Anyone who's imbibed a glass of ouzo -- the licorice-flavoured spirit that is practically the national drink of Greece -- may be familiar with how it turns cloudy when the liquor is mixed with water. But there are still some mysteries about how such mixed liquids behave. Image: D. Lohse et al./University of Twente
Now physicists at the University of Twente in the Netherlands have captured the various life phases of an evaporating drop of ouzo on camera. They describe their work in a new paper in the Proceedings of the National Academy of Sciences.
The so-called "ouzo effect" is a well-known phenomenon, among mixologists as well as physicists. It's what happens when you add water to ouzo (a mix of water, alcohol and anise oil) or other liquors that contain anise -- notably pastis, raki, arak, sambuca and absinthe. The spirit takes on a milky appearance.
This happens because adding water alters the alcohol-to-water ratio, a key factor in in determining the beverage's oil solubility. Remember the adage about how oil and water don't mix? Oil is hydrophobic, so water repels the anise oil. So if you decrease the solubility, instead of dissolving into the ouzo, tiny anise oil droplets start to form, desperate to avoid contact with all that icky water. These in turn form larger micro-dropets. The milky appearance is due to how light scatters off those microdroplets.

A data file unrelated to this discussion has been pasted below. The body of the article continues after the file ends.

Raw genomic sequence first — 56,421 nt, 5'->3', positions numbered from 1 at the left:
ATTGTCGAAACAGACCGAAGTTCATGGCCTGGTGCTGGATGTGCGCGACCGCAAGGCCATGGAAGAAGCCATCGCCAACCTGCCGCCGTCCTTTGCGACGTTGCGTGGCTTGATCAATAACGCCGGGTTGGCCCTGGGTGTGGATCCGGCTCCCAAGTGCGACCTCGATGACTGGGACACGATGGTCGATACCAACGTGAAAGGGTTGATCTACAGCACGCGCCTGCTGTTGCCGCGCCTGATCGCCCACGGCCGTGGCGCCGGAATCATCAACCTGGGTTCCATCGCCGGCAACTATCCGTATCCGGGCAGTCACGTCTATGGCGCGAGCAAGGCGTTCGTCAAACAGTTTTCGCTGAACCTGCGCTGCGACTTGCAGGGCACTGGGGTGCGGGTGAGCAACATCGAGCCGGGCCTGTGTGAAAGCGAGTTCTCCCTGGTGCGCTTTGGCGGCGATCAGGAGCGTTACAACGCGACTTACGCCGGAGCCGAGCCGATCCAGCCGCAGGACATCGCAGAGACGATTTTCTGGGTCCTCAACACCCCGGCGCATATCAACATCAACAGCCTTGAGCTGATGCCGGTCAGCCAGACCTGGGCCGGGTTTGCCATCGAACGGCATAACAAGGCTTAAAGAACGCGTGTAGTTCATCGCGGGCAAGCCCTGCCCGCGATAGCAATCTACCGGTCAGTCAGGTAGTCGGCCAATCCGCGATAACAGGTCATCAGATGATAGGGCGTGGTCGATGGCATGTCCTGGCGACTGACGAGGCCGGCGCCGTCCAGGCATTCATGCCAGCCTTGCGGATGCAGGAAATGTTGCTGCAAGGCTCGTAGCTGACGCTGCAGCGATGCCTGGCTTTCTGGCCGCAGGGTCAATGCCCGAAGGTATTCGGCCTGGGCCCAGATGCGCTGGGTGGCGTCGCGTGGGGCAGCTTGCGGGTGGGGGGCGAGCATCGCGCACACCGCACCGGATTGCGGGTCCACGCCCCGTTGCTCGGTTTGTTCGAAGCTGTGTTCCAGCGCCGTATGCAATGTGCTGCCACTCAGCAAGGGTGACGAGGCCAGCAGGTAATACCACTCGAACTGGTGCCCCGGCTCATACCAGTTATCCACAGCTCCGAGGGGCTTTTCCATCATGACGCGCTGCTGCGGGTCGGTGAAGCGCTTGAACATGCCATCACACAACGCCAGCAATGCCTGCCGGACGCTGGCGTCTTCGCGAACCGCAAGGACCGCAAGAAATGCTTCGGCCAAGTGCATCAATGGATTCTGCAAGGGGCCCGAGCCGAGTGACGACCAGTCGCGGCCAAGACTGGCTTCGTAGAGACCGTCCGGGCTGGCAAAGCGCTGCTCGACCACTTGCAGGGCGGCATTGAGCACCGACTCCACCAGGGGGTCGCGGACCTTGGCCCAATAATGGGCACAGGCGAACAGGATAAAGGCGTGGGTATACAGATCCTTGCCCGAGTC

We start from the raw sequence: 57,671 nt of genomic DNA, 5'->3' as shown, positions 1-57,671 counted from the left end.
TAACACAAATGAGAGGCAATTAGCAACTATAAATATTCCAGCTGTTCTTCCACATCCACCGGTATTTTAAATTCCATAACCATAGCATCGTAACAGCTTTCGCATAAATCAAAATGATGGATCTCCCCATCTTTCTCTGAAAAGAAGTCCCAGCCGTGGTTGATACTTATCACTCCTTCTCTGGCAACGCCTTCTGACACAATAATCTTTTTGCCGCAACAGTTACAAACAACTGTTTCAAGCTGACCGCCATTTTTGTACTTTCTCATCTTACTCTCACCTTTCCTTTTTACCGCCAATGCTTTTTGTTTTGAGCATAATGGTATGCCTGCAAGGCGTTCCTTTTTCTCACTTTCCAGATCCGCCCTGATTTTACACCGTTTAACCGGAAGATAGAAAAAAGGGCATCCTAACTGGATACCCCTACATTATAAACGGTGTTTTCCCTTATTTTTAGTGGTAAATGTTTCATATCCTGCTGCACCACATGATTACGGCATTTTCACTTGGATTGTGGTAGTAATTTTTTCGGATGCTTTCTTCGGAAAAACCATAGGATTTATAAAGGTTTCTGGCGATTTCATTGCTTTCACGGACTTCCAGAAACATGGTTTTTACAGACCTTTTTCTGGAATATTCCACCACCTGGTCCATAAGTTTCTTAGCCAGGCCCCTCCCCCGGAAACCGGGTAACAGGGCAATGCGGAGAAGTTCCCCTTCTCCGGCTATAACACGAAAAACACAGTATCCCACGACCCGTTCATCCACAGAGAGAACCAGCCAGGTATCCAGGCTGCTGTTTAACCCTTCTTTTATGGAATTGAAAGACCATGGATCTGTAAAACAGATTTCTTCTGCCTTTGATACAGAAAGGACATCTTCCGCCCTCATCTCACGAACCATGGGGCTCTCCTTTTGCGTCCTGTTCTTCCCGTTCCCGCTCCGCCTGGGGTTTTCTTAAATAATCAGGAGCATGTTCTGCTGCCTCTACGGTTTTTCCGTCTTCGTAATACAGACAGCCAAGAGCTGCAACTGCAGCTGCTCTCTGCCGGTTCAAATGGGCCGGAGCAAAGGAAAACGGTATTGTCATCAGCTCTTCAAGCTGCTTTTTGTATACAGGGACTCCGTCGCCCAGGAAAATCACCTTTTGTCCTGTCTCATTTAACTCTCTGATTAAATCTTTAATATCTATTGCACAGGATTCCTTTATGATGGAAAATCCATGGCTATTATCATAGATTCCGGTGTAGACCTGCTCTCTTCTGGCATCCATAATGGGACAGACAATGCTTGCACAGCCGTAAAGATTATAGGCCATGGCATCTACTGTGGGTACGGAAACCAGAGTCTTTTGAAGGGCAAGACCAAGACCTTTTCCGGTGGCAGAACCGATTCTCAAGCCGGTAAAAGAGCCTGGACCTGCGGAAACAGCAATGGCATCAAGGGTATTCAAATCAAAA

The Dutch scientists were keen to study this mechanism more closely, by examining how the liquid evaporates. They placed a drop of ouzo on a water-repellent surface and set up several cameras to capture the process on film over the course of 15 minutes. Check it out:
The effect is actually kind of pretty, although lead author Detlef Lohse told Discover, "What perhaps surprised me is the violence [of the flow]."
Lohse and his colleagues identified four distinct stages to the evaporation process. At first the drop of ouzo is clear; the ethanol has just begun to evaporate, and it starts at the droplet's edges. As the concentration of alcohol decreases in proportion to the water and oil, the mechanism behind the ouzo effect kicks in: Micro droplets start to form in the second phase. Then a ring of oil starts to form around the droplet, and the latter starts to shrink. Eventually it gets so tiny that it evaporates completely.
Why should you care? Well, it's wicked cool, for starters. How many of us ever stop to think about the amazing processes that happen on the micro scale when we spill drops of ouzo on the table? Also, understanding how these kinds of liquid mixtures behave -- especially how they evaporate -- is of great interest to folks in industry, medicine or technology, not to mention anyone keen on the chemistry of cocktails. And that's always cause for a celebratory toast.